“I hate the balds” is what that Vietnamese kid said. I smiled, and laughed. I am bald, and White, just like he is Vietnamese, just like some of you are Black, Asian, Indian, Latino, or a mix of everything. No need to be anything else but understanding.

Travel Sick

Sunset in Kampot

Sunset in Kampot

It happens, minding your own business, maybe walking down a beach, maybe swimming in a pool, or even worse, on a night train hurtling down the rickety tracks equipped with only a dirty, wet squat toilet and no toilet paper. Stomach seizing up, you feel that urgency through the whole of your body. It’s not pleasant, but it’s a reality of travel for most.

I’ve experience all of the scenarios above, and this time I was somewhat lucky that I wasn’t in a dire “run for the hills” sort of emergency. I knew it was coming. It always does, for me, at least once, every time I travel to this part of the world.

Day 3 in Sihanoukville, Cambodia was wrapping up. We booked our minibus to the provincial town of Kampot that afternoon headed toward the boarder with Vietnam. On our last night we headed out to an English pub across the street from our Chinese hotel for some food and a beer. Meeting new friends, the night carried on a bit, but we cut ourselves off and headed home.

Upon waking up I should have known something more was amiss. Too groggy, and queasy for what I had drank I dismissed it as a simple hangover, waking up only when my girlfriend had told me she was headed to breakfast.

What followed isn’t suitable for readers stomach’s. Just know, I was in pain, terrible pain, and what I hoped was just a hangover was certainly something much much worse. It might have been in the food. It might have been in the beer. It might have been the ice. I wish I knew.

A two hour bus ride to Kampot followed. With my uncanny luck, I was given a backwards facing seat on a minibus with a tall French man sitting opposite me. Even better, the minibus didn’t have space behind the last seat for baggage, so it all was piled behind me, leaving my seat at an 85 degree angle. Super comfortable! The next two hours was an exercise in willpower. Head down, sweating profusely, thoughts on the wind through the window rather than every bump in the road. I spent my time wishing for a flat tire, or a bridge out. I wanted out.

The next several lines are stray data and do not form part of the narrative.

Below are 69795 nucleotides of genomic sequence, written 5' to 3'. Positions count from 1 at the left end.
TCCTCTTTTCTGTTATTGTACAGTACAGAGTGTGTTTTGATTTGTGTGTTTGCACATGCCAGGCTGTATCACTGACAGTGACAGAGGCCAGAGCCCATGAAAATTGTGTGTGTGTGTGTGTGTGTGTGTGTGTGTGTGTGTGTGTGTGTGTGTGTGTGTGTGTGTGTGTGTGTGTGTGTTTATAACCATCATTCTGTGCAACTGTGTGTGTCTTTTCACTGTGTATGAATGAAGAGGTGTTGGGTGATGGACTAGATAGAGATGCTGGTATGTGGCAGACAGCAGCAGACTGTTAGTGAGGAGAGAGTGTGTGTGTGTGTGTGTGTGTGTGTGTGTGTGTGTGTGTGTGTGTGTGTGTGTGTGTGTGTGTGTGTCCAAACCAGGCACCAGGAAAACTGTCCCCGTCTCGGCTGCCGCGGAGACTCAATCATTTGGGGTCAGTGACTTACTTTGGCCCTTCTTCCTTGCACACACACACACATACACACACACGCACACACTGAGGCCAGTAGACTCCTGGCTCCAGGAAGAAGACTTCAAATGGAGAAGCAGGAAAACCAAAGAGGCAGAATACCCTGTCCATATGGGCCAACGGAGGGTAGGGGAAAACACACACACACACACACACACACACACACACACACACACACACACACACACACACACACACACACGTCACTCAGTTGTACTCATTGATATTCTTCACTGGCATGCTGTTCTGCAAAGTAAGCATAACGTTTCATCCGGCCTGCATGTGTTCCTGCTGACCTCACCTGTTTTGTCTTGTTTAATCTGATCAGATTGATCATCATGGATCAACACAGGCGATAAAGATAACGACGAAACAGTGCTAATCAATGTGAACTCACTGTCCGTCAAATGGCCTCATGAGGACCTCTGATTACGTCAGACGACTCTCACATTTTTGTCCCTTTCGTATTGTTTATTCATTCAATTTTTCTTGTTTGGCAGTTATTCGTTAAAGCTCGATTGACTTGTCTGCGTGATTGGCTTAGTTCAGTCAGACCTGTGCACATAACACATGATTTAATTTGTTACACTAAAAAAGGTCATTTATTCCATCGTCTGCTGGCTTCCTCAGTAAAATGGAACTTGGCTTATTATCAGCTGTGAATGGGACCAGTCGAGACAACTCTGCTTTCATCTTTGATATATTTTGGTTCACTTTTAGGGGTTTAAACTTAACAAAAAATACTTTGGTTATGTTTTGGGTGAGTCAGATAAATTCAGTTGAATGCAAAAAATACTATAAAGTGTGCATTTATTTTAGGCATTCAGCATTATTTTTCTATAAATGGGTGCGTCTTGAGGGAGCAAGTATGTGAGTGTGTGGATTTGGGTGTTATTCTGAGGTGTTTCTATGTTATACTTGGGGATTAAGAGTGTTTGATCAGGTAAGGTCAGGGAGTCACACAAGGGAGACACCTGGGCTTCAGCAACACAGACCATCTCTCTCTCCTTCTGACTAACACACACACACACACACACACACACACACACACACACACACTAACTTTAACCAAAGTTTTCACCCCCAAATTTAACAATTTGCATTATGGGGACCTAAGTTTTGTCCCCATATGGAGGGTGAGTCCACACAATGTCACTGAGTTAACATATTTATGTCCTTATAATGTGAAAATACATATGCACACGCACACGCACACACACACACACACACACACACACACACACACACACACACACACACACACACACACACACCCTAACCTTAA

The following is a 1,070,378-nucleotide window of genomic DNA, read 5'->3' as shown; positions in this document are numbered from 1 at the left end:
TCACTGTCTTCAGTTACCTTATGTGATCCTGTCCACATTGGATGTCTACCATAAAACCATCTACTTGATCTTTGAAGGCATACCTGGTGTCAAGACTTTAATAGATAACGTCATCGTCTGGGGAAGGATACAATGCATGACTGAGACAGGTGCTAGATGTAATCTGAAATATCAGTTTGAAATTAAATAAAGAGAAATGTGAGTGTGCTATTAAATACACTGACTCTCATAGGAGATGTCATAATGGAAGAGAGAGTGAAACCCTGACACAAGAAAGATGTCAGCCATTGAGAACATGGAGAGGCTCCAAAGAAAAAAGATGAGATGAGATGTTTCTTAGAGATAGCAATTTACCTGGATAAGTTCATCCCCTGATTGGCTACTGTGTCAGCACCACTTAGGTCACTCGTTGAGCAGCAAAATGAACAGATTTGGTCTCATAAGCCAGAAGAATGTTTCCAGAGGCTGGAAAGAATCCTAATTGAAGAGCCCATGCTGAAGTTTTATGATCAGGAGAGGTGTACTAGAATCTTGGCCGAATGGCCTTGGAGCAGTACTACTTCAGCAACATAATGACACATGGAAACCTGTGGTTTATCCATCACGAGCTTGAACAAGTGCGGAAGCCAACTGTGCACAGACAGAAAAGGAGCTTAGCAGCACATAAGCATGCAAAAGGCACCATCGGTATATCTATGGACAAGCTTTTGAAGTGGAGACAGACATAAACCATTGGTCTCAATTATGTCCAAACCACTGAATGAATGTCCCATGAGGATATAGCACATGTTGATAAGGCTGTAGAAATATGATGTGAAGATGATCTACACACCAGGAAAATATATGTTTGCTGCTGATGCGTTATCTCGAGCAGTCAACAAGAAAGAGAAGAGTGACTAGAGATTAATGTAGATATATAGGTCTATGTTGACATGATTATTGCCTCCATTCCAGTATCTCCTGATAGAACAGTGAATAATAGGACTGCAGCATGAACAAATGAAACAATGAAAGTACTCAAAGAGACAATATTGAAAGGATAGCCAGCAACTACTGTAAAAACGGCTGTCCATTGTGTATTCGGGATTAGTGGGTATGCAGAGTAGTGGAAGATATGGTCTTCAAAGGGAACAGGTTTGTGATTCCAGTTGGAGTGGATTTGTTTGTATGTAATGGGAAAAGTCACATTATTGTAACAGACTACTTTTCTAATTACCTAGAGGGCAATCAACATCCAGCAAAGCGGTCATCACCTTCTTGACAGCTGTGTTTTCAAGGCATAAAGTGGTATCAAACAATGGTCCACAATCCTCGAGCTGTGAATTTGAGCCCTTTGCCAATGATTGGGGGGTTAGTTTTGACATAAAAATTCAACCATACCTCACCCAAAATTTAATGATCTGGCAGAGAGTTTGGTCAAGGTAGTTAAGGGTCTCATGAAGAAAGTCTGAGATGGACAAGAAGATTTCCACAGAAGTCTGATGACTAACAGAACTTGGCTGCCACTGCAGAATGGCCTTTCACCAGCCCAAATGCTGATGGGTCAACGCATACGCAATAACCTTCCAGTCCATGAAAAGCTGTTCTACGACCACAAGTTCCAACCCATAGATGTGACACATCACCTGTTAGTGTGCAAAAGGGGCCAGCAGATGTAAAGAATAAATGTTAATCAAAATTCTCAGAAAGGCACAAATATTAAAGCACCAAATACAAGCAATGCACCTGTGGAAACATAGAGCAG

We finally arrived in Kampot, and delirious with whatever ailment I had, agreed to a windowless room with a fan, and copious amounts of black mold. I just needed to lay down. So, my girlfriend left to see the town I made a point to visit on this trip (I missed out on five years ago) while I lay in bed, sweating, under blankets, running to the bathroom every five minutes.

French colonial ruins, fresh pepper and fish, dusty backroads and a slow moving river. Not for me.


The next day I swore I was better, but a joyful trip to breakfast to eat some food proved otherwise. I hadn’t made it halfway across the street from the guesthouse before I was running back. But, I soldiered on, determined to see the town, the sun, and get on with my days. Punctuated by a move to a guesthouse with a window, and two long naps, I survived. However, eating only a baguette and some water in the span of two days leaves you with very little energy. I managed to survive a two hour sunset boat cruise, an exercise in body control and willpower, only to fall asleep at 8:30.

The following day I decided bed was the best place to be until I could manage 30 minutes without a toilet.

Kampot, I wanted to love you, but saw you only in a short burst, and in photos from my girlfriend.

I’ve managed to eat in the last day, and resume somewhat normal body functions, albeit, still extremely tired.

You take the good with the bad on the road, and soldier on. Self deprecating posts aside, I’m sad I’m closing in on the halfway point of my trip. Now in the small coastal retreat of Kep, Vietnam awaits!